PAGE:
NewsApp (Free)

Read news as it happens
Download NewsApp

Available on  

Rediff News  All News  » News » 1 killed in blasts at Communist Party's office in China

1 killed in blasts at Communist Party's office in China

November 06, 2013 18:02 IST

One person was killed and eight others injured when a series of home-made bombs packed with ball bearings exploded in front of a provincial office of the ruling Chinese Communist Party, two days ahead of the party's key meeting to finalise political and economic reforms.

The series of eight blasts from explosives placed in flower beds in front of Shanxi provincial Committee of the Communist Party of China rocked the Taiyuan city, sending shockwaves among China's security establishment which is busy beefing up security after the October 28 "suicide attack" by Islamic militants in Tiananmen Square.

Among the eight injured, one was in serious condition, state-run Xinhua news agency reported.

Besides suspicion that it could be the second terror attack after the Tiananmen incident in which five persons were killed, speculation is rife if today's explosions pointed to growing social unrest in China in view of the deepening divide between rich and poor as well official apathy in addressing livelihood issues.

The explosions were caused by self-made bombs, local police said without identifying the people behind the blasts.

Eight blasts were heard in today's incident, the official media report said.

Chinese police were intrigued by the use of steel beads and circuit boards in bombs. These items were found scattered at the scene. An initial investigation indicated the incident was caused by self-made bombs, police said.

State television reported that the explosive devices were hidden in roadside flower beds.

Two witnesses told Xinhua that they saw a minivan exploding, sending car debris flying.

Photos posted on microblog site Sina Weibo appeared to show car windows and tyres that were damaged as a result of the blasts, as well as metal ball bearings.

Taiyuan, the capital of Shanxi, a province in north central China is home to large-scale coal mining, with a population more than four million.

Asked whether today's blasts as well as Tiananmen attack suggested social unrest in China ahead of the CPC Plenum beginning in Beijing from November 9, Chinese Foreign Ministry spokesman Hong Lei told reporters that the Taiyuan incident is under investigation, while police already identified Tiananmen square incident as a terror attack, he said.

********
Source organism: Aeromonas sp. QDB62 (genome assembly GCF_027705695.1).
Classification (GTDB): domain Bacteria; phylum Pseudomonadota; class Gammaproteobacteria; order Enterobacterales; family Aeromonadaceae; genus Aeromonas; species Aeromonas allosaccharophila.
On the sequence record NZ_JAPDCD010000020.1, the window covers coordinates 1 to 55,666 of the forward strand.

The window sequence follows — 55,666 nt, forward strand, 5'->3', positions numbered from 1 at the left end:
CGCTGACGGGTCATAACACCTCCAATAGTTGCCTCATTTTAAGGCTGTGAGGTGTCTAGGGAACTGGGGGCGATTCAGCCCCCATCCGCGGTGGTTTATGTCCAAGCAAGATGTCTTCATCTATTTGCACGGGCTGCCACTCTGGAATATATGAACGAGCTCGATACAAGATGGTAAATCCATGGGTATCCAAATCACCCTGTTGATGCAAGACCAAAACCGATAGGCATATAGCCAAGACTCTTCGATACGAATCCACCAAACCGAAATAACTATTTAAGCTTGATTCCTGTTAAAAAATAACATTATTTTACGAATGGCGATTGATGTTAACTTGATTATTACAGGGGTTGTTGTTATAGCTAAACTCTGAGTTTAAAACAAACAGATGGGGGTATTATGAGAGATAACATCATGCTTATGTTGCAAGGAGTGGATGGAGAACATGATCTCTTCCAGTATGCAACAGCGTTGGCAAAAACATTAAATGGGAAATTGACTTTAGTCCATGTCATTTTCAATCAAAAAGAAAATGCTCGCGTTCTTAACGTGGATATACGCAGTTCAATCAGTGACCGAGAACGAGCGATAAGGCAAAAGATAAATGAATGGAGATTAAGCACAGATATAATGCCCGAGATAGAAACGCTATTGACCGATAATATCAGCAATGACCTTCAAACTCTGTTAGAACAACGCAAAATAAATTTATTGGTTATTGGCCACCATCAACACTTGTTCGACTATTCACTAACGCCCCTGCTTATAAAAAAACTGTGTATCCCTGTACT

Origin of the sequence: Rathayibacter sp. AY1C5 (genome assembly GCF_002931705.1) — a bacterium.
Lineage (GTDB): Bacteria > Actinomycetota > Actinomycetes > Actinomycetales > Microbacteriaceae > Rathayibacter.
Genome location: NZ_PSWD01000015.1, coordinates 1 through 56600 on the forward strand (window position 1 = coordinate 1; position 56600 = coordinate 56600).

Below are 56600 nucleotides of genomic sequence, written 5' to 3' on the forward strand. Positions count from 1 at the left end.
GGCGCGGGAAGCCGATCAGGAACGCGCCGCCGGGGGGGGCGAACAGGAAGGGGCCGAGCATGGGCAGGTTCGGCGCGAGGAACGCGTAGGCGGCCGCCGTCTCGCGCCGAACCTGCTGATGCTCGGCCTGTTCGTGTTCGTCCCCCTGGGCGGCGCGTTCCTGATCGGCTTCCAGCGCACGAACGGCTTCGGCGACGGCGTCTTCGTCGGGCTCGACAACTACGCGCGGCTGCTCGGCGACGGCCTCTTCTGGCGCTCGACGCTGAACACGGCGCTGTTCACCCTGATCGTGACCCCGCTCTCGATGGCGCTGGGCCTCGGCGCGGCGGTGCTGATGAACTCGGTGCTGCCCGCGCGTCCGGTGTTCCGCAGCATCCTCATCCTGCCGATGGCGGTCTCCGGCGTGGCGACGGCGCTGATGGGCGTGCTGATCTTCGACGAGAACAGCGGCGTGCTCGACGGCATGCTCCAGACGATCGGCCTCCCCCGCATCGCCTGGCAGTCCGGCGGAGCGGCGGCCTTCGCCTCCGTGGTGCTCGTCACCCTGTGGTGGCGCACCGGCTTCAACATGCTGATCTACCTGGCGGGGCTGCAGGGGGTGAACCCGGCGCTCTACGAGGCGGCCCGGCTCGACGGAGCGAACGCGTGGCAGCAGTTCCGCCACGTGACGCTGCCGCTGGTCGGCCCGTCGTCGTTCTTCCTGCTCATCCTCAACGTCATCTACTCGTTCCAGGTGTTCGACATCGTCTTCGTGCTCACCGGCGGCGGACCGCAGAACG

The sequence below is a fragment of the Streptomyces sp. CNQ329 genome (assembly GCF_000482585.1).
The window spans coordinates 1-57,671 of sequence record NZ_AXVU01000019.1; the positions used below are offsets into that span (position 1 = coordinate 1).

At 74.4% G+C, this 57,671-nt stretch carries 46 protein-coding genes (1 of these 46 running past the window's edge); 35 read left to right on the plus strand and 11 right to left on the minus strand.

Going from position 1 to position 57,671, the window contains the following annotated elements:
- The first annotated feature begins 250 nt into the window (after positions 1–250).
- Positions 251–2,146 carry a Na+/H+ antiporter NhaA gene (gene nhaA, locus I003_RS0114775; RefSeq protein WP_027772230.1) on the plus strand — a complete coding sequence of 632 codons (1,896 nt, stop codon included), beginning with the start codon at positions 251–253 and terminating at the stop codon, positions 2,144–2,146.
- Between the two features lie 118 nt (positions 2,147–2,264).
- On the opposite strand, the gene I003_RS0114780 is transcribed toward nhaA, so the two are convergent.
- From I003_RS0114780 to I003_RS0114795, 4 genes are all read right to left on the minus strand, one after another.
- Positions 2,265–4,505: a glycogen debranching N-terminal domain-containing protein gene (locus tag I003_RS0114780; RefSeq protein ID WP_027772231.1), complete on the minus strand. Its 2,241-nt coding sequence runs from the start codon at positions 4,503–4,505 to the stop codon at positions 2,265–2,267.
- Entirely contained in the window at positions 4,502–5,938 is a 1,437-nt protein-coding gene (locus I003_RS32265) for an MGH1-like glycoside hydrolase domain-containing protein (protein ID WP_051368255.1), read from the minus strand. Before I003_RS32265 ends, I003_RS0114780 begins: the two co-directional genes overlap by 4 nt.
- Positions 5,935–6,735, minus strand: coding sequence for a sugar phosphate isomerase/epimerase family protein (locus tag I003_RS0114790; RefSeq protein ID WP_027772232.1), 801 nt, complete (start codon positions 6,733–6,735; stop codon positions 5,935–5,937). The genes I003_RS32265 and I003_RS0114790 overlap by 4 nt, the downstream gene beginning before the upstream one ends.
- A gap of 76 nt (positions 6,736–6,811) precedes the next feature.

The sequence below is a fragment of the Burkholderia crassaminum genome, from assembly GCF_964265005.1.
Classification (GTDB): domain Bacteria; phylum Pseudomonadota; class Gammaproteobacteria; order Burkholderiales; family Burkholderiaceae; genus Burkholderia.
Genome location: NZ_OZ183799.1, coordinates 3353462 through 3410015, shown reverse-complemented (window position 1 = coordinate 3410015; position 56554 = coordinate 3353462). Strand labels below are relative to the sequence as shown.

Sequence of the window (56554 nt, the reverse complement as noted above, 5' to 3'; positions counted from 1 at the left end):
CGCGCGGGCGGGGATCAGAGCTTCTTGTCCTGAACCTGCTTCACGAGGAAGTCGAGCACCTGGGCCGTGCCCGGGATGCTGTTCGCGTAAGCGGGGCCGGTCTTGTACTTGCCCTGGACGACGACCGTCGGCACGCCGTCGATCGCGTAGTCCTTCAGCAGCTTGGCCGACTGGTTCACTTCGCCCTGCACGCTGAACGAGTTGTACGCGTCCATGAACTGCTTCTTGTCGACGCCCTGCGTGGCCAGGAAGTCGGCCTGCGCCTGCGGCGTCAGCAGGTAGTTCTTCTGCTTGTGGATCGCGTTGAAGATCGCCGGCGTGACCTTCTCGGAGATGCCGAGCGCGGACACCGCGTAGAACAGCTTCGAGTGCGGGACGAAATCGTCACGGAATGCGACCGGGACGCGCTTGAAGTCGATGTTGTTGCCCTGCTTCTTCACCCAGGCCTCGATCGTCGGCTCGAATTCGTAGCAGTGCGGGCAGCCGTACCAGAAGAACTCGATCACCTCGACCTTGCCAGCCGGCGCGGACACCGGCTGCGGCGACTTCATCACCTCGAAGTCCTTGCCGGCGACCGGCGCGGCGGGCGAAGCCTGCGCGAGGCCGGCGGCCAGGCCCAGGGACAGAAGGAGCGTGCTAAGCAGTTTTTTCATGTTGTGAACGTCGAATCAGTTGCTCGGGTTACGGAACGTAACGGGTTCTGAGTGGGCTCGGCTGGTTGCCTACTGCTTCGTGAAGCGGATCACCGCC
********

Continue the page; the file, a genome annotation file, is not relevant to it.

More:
China has blamed East Turkistan Islamic Movement for the Tiananmen incident. ETIM is spearheading the independence movement for Muslim Uyghur majority Xinjiang province.

"The CPC is going to hold a very important session soon. It is of great significance to deepening of reform and opening up of China. We wish this conference a full success," Hong said.

The plenum, regarded as the policy planning body of the Party is set to debate and approve key reforms, especially in the economic front to halt the slide of the slow down of Chinese economy, which contracted to 7.8 per cent GDP last year from double digit growth rates posted till two years ago.

Experts say the economy for the first time in recent years may miss the official target of 7.5 per cent.

Today's blasts quickly became one of the most discussed topics on Chinese microblogs. Many users expressed shock at the use of ball bearings in the bombs.

"This is too ruthless," user Lawyer Wang Junsun wrote, a BBC report said.

Several users linked the incident to growing social and economic pressures in the country.

One microblogger said "this proves that high-handed policies do not bring stability, it will only explode in other more furious ways."  

"We are against all acts of terrorism! But we are also opposed to [the government] using the excuse of anti-terrorism to turn China into a country ruled by the police!," said another.

K J M Varma in Beijing
© Copyright 2018 PTI. All rights reserved. Republication or redistribution of PTI content, including by framing or similar means, is expressly prohibited without the prior written consent.